Q102. How is Baptism rightly administered?
A102. Baptism is rightly administered by immersion, or dipping the whole body of the person in water, in the name of the Father, and of the Son, and of the Holy Spirit.
Matthew 3:16. “After being baptized, Jesus came up immediately from the water; and behold, the heavens were opened, and he saw the Spirit of God descending as a dove and lighting on Him…”
John 3:23. “John also was baptizing in Aenon near Salim, because there was much water there; and people were coming and were being baptized…”
Acts 8:38-39. “38 And he ordered the chariot to stop; and they both went down into the water, Philip as well as the eunuch, and he baptized him. 39 When they came up out of the water, the Spirit of the Lord snatched Philip away; and the eunuch no longer saw him, but went on his way rejoicing.”
In order to understand how baptism is rightly administered, the meaning of the word for “baptize” in the Greek language must be understood and the act of baptism itself must be understood.
The Greek word “baptízō” (βαπτίζω) means “to dip under, to submerge, to immerse.” For this to be true in reference to baptism, the person being baptized would have had to go down into the water, be immersed into or dipped under the water, brought back up out of the water, and, finally, walk out of the water.
One clear example is found in Matthew 3:13-17. John the Baptist was baptizing in the Jordan (Matthew 3:6), and his custom was to baptize where “there was much water” (John 3:23). In order to fulfill all righteousness, John the Baptist baptizes Jesus in the Jordan River. In verse sixteen Matthew writes, “After being baptized, Jesus came up immediately from the water…”
Another clear example is found in Acts 8:36, 38-39. The Ethiopian Eunuch through the witness of Philip was converted and sought to be baptized. He said, “Look! Water! What prevents me from being baptized?”… then… he ordered the chariot to stop; and they both went down into the water, Philip as well as the eunuch, and he baptized him. When they came up out of the water, the Spirit of the Lord snatched Philip away; and the eunuch no longer saw him, but went on his way rejoicing.”
So, the implication is that both Jesus and the Ethiopian Eunuch went down into the water, were immersed into or dipped under the water, brought back up out of the water, and, finally, walked out of the water. That they came up from the water indicates that they had been all the way into the water.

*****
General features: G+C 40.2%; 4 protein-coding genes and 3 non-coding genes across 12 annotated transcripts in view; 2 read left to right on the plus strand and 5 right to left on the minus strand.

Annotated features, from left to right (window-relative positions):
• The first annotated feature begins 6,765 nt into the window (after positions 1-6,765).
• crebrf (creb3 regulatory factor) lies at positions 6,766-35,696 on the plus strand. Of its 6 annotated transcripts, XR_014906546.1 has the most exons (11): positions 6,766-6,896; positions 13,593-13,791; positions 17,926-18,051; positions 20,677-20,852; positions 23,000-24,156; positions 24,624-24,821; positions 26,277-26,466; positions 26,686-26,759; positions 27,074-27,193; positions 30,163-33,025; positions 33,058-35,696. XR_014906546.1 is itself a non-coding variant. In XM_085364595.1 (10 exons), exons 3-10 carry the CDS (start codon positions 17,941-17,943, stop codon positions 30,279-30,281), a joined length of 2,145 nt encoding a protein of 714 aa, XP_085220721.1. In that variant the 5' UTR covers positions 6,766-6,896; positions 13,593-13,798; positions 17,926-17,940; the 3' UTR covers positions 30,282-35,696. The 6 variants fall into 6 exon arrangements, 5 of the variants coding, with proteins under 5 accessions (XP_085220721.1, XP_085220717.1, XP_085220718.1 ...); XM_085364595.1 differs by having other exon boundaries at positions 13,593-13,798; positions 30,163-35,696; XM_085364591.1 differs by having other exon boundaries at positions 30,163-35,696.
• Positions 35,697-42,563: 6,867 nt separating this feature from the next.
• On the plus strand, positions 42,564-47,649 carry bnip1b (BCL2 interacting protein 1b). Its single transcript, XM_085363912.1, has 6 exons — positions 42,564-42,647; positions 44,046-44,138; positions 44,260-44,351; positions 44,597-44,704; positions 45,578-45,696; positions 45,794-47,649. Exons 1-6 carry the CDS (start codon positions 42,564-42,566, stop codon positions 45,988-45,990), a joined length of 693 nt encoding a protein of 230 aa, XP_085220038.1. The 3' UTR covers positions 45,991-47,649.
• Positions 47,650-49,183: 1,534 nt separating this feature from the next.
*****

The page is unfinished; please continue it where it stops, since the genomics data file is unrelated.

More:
Then, the catechism moves to further explain how baptism is rightly administered “in the name of the Father, and of the Son, and of the Holy Spirit.
To be baptized “in the name” literally means to be baptized “into the name” of the Father, the Son, and the Holy Spirit. In other words, in baptism, believers are pictured as being enveloped by or swallowed up by God. They are no longer their own because they belong to God.
Baptism also implies that the believer has sworn allegiance to God and by swearing allegiance, the believer now lives for the glory of God alone.
To parse it out, such an allegiance means that believers have pledged themselves to obey God. They have devoted themselves wholly to Him in heart, mind, soul, and strength. They have received, as the guiding principle of life, the Word of God. They have pledged to trust His promises no matter the situation.
Knowing what we know about redemption, who wouldn’t want to swear allegiance to Christ? Who wouldn’t want to follow him in the path of obedience in regard to this ordinance? The Father has adopted us and made us heirs of the kingdom, the Son has died in our place, washing away our sins with his precious blood, and the Spirit dwells in us and sanctifies us. Because these things are true, the believer should say, “I desire with my whole heart to be baptized into the name of the Father, the Son, & the Holy Spirit!”
May the Holy Spirit continue helping to us to see baptism as both a real command from Christ and a precious reminder of our redemption in Him.